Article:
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She stepped from beneath the shadow of the trees at the edge of the compound without a sound, her footfalls barely seeming to make contact with the ground. Dressed in a dark grey flight suit, devoid of national emblems or insignia of rank, she wore no hat and sported soft-heeled, lace-up boots. 
She was tall, around five feet nine, and slender. Her hair was cut short just below her ears and her eyes were hidden from view by a pair of tinted sunglasses, which would have seemed odd to any observer because it was the middle of the night. 
She moved purposefully, yet without haste. Somewhere in the trees, an owl gave a curious hoot.
The heavy rain helped to deaden most sounds. It poured down all around her but she paid it no heed; she didn’t have time to worry about the weather. In fact it was quite a relief from the stifling heat and humidity of the day.  
She crossed the worn, weed-strewn tarmac and made for a small, one-storey hangar nestled between a stack of rusted oil drums. Nearby, the twisted and broken fuselage of an old Cessna jabbed her propeller-less nose mournfully up towards darkened heavens where she had once danced. 
The hangar looked deserted. Filthy, partially broken window panes spilled no comforting light out into the darkness of the soaked night and the flaking, peeled paint on the frames told her the place had been abandoned decades earlier. It didn’t look like there’d be anything to find but looks were meant to be deceptive in this game. As her ride had long since snaked its way back down the treacherous mountain track, she had little choice but to continue walking.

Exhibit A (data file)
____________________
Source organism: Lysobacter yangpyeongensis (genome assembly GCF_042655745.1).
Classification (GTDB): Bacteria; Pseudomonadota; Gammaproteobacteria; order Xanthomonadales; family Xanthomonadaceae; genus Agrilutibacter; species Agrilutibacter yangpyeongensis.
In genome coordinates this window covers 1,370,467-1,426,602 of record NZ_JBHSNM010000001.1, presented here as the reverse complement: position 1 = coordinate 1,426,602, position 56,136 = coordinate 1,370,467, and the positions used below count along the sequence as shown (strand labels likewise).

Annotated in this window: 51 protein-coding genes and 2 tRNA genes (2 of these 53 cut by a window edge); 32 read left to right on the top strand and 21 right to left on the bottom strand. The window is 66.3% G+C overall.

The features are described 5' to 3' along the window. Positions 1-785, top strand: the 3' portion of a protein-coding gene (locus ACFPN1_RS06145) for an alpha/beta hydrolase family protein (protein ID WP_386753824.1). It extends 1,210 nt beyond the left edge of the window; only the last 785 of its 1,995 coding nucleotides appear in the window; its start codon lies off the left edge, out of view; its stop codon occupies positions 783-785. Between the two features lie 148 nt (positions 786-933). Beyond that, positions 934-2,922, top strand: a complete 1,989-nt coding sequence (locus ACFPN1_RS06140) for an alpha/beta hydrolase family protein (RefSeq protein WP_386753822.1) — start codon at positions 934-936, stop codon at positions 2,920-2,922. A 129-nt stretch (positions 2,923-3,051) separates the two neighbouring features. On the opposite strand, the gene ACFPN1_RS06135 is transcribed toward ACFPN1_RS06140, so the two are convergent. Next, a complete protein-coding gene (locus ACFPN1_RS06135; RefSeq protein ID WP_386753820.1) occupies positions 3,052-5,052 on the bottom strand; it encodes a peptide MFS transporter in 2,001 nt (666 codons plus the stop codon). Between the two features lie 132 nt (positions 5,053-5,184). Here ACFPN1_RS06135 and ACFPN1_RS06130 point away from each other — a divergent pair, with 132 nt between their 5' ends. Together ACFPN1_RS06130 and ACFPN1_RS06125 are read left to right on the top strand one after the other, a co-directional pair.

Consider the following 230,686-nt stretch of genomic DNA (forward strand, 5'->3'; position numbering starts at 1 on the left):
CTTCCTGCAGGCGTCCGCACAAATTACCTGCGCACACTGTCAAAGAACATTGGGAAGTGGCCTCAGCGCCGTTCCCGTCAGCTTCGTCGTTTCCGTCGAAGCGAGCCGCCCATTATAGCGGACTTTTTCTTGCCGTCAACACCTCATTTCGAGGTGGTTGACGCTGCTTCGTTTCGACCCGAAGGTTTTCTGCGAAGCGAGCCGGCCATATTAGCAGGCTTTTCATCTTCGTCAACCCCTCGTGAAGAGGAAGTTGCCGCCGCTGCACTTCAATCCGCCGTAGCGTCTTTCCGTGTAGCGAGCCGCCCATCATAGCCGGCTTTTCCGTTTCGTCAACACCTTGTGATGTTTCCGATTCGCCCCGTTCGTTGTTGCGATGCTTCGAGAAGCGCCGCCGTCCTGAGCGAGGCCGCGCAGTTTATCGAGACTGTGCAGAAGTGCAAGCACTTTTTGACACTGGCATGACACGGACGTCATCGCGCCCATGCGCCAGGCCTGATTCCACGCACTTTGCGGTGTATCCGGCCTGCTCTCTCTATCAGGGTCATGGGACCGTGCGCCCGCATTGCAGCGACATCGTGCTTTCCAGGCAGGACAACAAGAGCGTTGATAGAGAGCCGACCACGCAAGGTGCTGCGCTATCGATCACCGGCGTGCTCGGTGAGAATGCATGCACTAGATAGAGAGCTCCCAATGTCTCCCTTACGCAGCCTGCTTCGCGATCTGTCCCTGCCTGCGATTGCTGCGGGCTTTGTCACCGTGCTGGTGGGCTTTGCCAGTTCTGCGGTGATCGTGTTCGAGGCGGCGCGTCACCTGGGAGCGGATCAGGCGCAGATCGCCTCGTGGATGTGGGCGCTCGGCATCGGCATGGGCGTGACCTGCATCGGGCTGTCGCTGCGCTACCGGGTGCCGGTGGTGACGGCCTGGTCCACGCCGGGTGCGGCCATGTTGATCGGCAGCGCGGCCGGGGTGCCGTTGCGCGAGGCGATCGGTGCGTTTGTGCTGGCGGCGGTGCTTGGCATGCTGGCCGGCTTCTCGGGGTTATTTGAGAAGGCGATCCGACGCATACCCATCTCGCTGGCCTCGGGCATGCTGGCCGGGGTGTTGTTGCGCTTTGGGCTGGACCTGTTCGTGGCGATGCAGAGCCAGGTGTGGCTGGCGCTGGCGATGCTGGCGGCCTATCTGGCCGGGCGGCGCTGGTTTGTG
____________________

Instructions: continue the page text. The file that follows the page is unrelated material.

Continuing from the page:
The doors to the hangar were closed but unlocked. The special heat-sensitive glasses she wore indicated no sign of life behind them – everything was cast in a cold shade of blue to match the chill rainwater sneaking its way down the collar of her jumpsuit. 

She carried no weapon on this job. There wasn’t much point; it was a simple pick-up that benefited the other side, as much as her own. Her glasses did, at least, help her see who was about when the cloak of darkness had fallen. There was nobody to see but her eyes still scanned back and forth with practiced concentration.

She tested one of the doors and was pleasantly surprised to feel it slide smoothly aside on newly greased runners. She pushed open both doors and peered inside the dark building.  Rain drummed noisily upon the curved, corrugated roof of the hangar, which was in better condition than it appeared from the outside; the space beyond the doors being perfectly dry. Inside, she made out a large shape covered by a swathe of heavy tarpaulin. Bingo.

A quick look around and the woman moved inside. She quickly walked around the shape, pleased to be out of the rain. Satisfied, she started to pull the tarpaulin free. The cargo was already stashed aboard, shielded behind lead plating within a concealed unit built into the nose. The woman didn’t bother to check the compartment. The aircraft was here and financial necessity dictated that the cargo had to be.